Written by Graham Walmsey, Kathryn Jenkins, and Helen Gould
Published by Thieves of Time
Beneath the stinking Thames of 1851 London, among the glorious towers of 2037 Mumbai, and in the doorways of cursed Arkham, something lurks. It is a monster, an idea, the terrible truth of the universe. The only thing standing between the madness of reality and humanity’s fragile sanity is the illusion that anything we do matters. Welcome to the world of Cthulhu Dark.
Cthulhu is a much-invoked eldritch horror in nerdom, but these days he’s less mind-bending terror and more, uh, cute and cuddly? It’s rare that I go to a convention anymore without seeing him making chibi heart-eyes at some crossover villain on a print in Artist’s Alley, or incarnated as a crocheted plushie. I was delighted then, when I discovered Graham Walmsley’s Cthulhu Dark. I cracked open the rule book and realized almost immediately that it was a return to the heart of the Lovecraftian mythology that had enthralled me as a teenager. Not only does Cthulhu Dark do an excellent job of getting at the core horror that drives Lovecraftian stories, it also provides a very effective set of tools for making your own non-euclidian stories. I summoned a group of friends using an ancient ritual involving candles, a goat, and Facebook messenger, and we got down to playing.
Cthulhu Dark comes with several pre-built stories, including titles such as “The Doors Beyond Time” and “Consume”. We picked “Screams of the Children”, because it’s hard to beat the aesthetic of 1851 London, and one of the players was not-so-secretly hoping that Jack the Ripper might show up. The responsibilities of the game are split up between a single Director, who runs the story, and the players trying to unravel the mystery, who are dubbed Investigators. A word of caution if you’re trying out the game yourself: if you’re hoping to play an Investigator, don’t read beyond the player section. The pre-built stories all include major spoilers early on and so they should be considered Director’s-eyes-only.
The Director’s side of things requires some pre-game prep, but Cthulhu Dark is a very easy game for Investigators to learn. Character creation involves picking a name and occupation appropriate to the story and setting, and then describing what your Investigator looks like. The book contains lots of helpful examples for occupations appropriate to the different settings and time periods. For our setting, 1851 London, the book also provided lots of juicy tidbits about what was going on historically during that time period. For example, London had its first police force during this time, which was respected, but not exactly good at what it did. When they collared crooks, criminals fought back, and usually won. Also, poor people were physically shorter than the nobility, due to malnutrition, which meant the upper class literally looked down on others. It’s the little details like that which really bring a setting to life, and the book does a lot of the heavy lifting in this regard.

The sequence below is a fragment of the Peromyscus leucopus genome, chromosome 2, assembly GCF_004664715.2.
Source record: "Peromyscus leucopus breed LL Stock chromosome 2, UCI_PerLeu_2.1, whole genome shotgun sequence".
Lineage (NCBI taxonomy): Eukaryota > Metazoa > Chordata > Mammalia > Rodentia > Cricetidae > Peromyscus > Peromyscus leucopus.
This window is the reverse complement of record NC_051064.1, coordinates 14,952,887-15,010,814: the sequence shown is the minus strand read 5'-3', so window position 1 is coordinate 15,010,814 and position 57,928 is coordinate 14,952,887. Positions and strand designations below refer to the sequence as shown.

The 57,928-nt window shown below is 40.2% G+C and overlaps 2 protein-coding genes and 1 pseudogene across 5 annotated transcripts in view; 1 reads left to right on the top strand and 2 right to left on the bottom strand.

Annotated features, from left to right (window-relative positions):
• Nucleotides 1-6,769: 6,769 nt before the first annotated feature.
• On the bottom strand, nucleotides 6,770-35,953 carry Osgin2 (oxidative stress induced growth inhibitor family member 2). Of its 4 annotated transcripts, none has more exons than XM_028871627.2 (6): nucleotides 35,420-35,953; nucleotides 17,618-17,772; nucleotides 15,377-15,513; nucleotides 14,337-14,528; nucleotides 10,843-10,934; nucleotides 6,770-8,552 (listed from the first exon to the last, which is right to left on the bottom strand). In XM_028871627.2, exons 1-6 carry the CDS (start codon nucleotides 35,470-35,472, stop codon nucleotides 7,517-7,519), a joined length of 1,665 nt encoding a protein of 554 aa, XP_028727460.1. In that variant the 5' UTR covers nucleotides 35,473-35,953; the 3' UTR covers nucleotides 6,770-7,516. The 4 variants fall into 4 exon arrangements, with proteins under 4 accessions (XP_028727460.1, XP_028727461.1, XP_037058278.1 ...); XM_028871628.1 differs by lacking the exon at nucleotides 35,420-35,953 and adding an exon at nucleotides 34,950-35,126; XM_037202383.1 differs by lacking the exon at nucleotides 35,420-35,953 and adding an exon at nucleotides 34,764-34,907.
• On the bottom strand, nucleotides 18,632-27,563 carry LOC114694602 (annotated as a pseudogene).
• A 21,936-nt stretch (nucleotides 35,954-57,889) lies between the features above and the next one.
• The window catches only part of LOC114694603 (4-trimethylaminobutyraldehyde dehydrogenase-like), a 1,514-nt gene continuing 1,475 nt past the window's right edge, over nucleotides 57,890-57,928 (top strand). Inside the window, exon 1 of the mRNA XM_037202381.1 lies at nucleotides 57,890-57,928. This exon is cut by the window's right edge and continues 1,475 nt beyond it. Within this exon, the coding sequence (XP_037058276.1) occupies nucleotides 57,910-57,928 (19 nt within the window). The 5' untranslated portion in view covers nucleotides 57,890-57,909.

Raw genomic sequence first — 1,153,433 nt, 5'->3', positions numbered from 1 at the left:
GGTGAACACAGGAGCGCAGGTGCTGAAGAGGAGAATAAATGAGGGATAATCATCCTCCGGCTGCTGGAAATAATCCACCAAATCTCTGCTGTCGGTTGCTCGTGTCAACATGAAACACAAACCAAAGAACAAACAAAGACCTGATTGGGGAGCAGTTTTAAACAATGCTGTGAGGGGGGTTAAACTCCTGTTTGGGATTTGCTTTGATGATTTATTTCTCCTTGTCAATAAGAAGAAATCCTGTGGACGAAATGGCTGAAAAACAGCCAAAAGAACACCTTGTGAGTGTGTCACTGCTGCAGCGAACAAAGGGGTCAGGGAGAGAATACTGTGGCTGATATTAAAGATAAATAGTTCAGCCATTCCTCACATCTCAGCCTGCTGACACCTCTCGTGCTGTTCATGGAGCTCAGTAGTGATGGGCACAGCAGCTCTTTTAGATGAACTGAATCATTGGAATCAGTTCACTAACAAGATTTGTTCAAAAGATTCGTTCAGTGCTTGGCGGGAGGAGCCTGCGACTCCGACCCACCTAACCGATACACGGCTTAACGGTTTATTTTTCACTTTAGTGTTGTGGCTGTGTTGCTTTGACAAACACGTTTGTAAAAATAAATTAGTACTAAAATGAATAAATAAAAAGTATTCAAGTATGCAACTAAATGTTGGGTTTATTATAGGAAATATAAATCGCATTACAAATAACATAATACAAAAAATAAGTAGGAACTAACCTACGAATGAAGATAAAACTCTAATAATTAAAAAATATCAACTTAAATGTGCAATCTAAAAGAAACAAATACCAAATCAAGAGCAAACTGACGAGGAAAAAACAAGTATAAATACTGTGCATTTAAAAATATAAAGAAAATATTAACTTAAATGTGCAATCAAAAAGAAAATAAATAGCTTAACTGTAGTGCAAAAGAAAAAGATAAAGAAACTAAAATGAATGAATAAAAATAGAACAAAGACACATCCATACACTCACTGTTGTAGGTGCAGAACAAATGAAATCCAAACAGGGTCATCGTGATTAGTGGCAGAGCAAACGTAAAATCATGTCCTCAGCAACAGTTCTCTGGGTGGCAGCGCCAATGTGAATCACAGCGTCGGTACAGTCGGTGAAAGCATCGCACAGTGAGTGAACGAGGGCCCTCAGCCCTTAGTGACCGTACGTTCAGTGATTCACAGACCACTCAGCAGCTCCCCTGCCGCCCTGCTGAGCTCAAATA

The only hard stat every Investigator has is their Insanity score, which starts at one. It’s represented by a green dice. (As a quick note, there seems to be some discrepancy between the quick start guide, which refers to it as an Insanity die, and the rules proper, which refer to it as an Insight die. We ended up using the quick start for most of the game and thus referred to it as an Insanity die. For the purposes of this review, I’ll be calling it an Insanity die.) Every time that die is rolled and comes up higher than their existing insanity score, the insanity score increases by one.
The conflict resolution mechanic isn’t any more complicated. Any time an Investigator wants to do something they might not succeed at, they take one dice for it being within a human’s capabilities, another if it falls within their occupation. They can also choose to risk their sanity on the attempt by adding their insanity dice to the pool. Once the dice pool is assembled, the Investigator rolls all of them and takes the highest number. On a one, the Investigator barely succeeds, and probably suffers complications to their outcome. They might make the jump across rooftops, but break their leg in the process. They might correctly interpret a passage of ancient Latin, but miss the caveat at the bottom about the monster summoned as a by-product of the spell. Conversely, on a six, the Investigator succeeds brilliantly. They land soundlessly and vanish into the night, or gain a helpful warning from a text not to speak to the old man at the bridge, no matter how he wails.